The need of a Levantine Turkmen translation

This short paper is written in defense of the need for the Bible to be translated into the Levantine Turkmen language which, until now, has been falsely classified as being southern Azeri. With this paper I hope to show the difference between them and also the great need for a translation to exist in Levantine Turkmen.

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There are many tribes in the Middle East that can vary quite greatly in dialect, and for this short paper I will be speaking in broad terms of the Turkmen of Iraq and of Levant. The Levantine Turkmen are specifically Turkmen from or in Lebanon, Syria, Jordan, Egypt, and Israel / Palestine.

To begin, Azeri—or more specifically Southern Azeri—is primarily spoken in Iran. There are millions of speakers there. The Azeri Turkish has evolved separately from the Turkmen spoken in the Middle East. The Turkmen in the Middle East arrived prior to the Ottoman Empire and were influenced by the language for hundreds of years. The Azeri dialects did not have such an influence.

The Encyclopedia of Stateless Nations has the following to say about the two Middle Eastern Turkmen groups:

LANGUAGE AND RELIGION: The Turkomans speak dialects of South Azerbaijani which is popularly called Turkoman in Iraq and Syria. The Kirkuk dialect is the basis of the standard and literacy language in Iraq, but the dialects spoken in Syria and Turkey differ considerably and are closer to Osmanli Turkish than to South Azerbaijani. Turkoman in Iraq is written in Arabic script, but there is little literature. The language is not a written language in Syria.”

—The Encyclopedia of Stateless Nations (p.1929)

As they have mentioned, the language of the Levant is much closer to Ottoman than to Azeri. That said, both groups of Turkmen in Iraq and the Levant still maintain certain things in their language that set them apart from Ottoman.

For starters, page 173 of Languages of Iraq Ancient and Modern sates the following about Turkmen:

The instrumental case, which is {+(I)nAn} in most East AnAtolian and Iran-Turkic varieties, has the form of {+DAN}.”

In simpler terms, in modern Turkish the word benden means “from me,” or in Azeri, menden. In Turkmen, however, benden can mean “from me,” “through me,” or “with me.”

On the same page of the same book we learn the following:

In the entire area of eastern Antolia, western Iran, and Iraq the question particle {mi} does not appear.

In Levantine Turkmen you can find that it remains but has been greatly changed from that of Ottoman.

For example in Turkish one would say, Gelecek misin?

Azeri & Iraqi: S?n g?lirs?n?

In Levantine Turkmen: Gelacan ma?

The Levantine Turkmen tend to have parts to their language that show they at one time spoke more closely to Iraqi; however, with the advent of TV, and more recently with the Syrian war, there are some influences that are causing change in this regard.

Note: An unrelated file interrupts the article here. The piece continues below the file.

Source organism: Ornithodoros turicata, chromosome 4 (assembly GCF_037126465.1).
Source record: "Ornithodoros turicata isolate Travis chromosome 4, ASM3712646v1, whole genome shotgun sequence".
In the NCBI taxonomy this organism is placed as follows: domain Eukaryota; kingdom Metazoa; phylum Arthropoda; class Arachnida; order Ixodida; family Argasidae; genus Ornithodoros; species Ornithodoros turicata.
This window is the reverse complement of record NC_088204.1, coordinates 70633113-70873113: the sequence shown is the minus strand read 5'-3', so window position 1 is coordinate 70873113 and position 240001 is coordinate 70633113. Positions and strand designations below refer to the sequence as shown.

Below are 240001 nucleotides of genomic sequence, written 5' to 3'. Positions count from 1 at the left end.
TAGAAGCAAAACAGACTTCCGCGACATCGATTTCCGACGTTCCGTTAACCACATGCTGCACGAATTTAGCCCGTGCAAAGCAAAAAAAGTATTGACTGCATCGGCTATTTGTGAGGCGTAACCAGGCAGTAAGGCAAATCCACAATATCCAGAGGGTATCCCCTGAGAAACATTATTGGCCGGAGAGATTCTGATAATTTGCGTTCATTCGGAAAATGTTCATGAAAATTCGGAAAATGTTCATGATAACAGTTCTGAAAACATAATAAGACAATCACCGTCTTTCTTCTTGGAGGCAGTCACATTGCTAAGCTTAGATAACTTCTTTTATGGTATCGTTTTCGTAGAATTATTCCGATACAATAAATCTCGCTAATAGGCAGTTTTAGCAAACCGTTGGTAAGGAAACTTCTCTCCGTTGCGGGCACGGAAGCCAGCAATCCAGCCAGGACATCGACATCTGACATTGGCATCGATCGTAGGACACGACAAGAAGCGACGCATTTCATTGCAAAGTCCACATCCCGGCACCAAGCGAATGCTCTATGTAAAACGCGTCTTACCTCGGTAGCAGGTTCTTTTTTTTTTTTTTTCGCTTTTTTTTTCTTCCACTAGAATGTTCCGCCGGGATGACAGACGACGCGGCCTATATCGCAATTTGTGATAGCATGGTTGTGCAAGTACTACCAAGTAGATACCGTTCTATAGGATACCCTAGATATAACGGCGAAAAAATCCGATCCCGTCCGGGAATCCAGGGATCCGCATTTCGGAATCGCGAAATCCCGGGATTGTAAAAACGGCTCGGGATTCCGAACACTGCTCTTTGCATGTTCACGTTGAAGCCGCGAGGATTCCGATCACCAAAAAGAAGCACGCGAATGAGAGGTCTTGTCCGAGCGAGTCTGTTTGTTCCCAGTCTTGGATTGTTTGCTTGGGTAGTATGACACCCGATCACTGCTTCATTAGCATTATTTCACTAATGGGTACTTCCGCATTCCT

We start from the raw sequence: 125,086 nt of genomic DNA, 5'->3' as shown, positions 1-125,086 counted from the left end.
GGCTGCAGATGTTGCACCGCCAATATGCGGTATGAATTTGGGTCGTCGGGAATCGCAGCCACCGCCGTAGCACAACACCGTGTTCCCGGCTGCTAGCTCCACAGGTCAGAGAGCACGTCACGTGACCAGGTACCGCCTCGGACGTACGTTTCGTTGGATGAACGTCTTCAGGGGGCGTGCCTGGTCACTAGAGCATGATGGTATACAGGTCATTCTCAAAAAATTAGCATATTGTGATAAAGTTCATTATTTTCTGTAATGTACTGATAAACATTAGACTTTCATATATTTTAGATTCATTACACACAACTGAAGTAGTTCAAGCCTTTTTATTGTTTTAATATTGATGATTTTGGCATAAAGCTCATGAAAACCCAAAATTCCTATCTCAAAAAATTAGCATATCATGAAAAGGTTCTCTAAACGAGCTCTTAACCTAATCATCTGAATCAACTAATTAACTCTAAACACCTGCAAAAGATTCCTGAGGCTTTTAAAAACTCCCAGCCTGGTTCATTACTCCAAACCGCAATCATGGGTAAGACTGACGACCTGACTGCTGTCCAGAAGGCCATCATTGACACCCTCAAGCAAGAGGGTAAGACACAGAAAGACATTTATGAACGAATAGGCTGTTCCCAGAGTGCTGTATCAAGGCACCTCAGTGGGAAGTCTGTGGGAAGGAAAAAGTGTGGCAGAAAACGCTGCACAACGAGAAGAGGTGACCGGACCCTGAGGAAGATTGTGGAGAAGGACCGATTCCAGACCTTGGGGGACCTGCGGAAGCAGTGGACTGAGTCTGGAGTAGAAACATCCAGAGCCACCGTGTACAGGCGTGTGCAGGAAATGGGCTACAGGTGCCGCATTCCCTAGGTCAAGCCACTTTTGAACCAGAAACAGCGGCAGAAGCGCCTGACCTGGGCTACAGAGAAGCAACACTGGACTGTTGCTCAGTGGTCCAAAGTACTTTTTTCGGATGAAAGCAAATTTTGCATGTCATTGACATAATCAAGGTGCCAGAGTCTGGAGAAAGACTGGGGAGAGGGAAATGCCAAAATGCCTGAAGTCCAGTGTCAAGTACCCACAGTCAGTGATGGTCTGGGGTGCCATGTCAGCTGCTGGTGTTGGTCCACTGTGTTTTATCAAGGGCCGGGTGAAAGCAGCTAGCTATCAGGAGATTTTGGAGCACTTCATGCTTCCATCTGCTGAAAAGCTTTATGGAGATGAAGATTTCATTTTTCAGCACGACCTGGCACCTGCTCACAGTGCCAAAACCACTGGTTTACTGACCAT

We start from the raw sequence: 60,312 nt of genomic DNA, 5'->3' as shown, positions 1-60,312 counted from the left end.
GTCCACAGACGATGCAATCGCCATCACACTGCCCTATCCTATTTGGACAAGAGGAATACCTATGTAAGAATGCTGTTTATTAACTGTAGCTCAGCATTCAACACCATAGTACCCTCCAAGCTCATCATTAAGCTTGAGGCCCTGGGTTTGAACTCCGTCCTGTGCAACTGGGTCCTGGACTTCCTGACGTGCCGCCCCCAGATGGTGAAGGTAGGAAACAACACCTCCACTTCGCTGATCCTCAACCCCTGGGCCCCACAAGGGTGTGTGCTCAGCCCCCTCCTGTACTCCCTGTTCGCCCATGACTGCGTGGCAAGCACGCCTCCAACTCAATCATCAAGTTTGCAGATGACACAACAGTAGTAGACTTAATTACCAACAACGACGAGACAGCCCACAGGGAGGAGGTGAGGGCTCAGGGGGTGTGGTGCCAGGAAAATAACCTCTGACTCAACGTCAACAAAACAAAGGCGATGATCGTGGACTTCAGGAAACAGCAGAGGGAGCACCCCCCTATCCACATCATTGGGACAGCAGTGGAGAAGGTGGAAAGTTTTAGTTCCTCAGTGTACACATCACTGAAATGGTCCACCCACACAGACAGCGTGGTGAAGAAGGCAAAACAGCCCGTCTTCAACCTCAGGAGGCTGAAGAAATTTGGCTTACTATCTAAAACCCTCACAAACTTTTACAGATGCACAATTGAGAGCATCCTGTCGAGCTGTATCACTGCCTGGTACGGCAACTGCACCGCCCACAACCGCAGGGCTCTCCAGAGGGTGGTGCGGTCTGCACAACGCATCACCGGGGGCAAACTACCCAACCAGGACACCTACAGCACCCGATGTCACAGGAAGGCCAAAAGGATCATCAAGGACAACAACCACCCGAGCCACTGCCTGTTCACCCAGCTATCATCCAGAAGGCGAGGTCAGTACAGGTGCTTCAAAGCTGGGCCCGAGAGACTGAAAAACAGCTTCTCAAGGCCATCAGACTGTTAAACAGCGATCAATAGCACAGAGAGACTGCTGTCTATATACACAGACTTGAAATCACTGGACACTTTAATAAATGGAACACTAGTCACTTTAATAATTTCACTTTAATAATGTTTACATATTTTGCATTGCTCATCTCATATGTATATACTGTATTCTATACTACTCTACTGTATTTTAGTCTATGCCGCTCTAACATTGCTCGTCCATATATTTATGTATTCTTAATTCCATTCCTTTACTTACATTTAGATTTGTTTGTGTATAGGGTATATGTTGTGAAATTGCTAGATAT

In this next section I would like to focus on verb conjugations.

I will be showing Turkish, Azeri, and the two Turkmen.


I will come

We will come

You will come

You all will come (y’all)

He / She will come

They will come










G?l?c?yik / ix




G?l?c?kl?r / ?xl?r

Levantine Turkmen



Gelecak / x

?????? ??????









Iraqi Turkmen taken from 243 from ???? ?????? ????













There are many other tenses that at which we could look; however, I think this is enough to demonstrate a few basic—but important—differences between the dialects or languages.

To close, I would like to quote again from Languages of Iraq Ancient and Modern. The writer states the following on page 179:

Yet, it should be stressed that despite its historical connections to both the great written languages and dialect groups of the Oghuz branch, Iraqi Turkmen is definitely neither Azeri or Iran-Turkic, nor Ottoman or Anatolian Turkish.”

An entire book on this topic has already been written. The book previously mentioned, ???? ?????? ????, is written only on the topic of the difference between Iraqi Turkmen, Azeri, and Turkish.

Translation Needs:

A translation has begun. The primary source texts are 1827 Ottoman as well as 1920 Ottoman Bibles. They have been the primary source for use in vocabulary; however, there are several instances where Azeri borrowings have been used from the Elam translation (from Iran). The spellings are largely the same as the Ottoman although the letter ? was not used as it is not well-known by Turkmen in the Middle East. Wherever ? is located, the letters ?? are usually in place.

The translation is in great need of volunteers to help with checking and with translating. The current translation is being funded through and by Arabs for Christ. Translation excerpts and downloads can be found at

We are also in great need of someone to help us with reformatting the text, and redesigning the website:

Thank you, and may the Lord bless you all,


The need of a Levantine Turkmen translation
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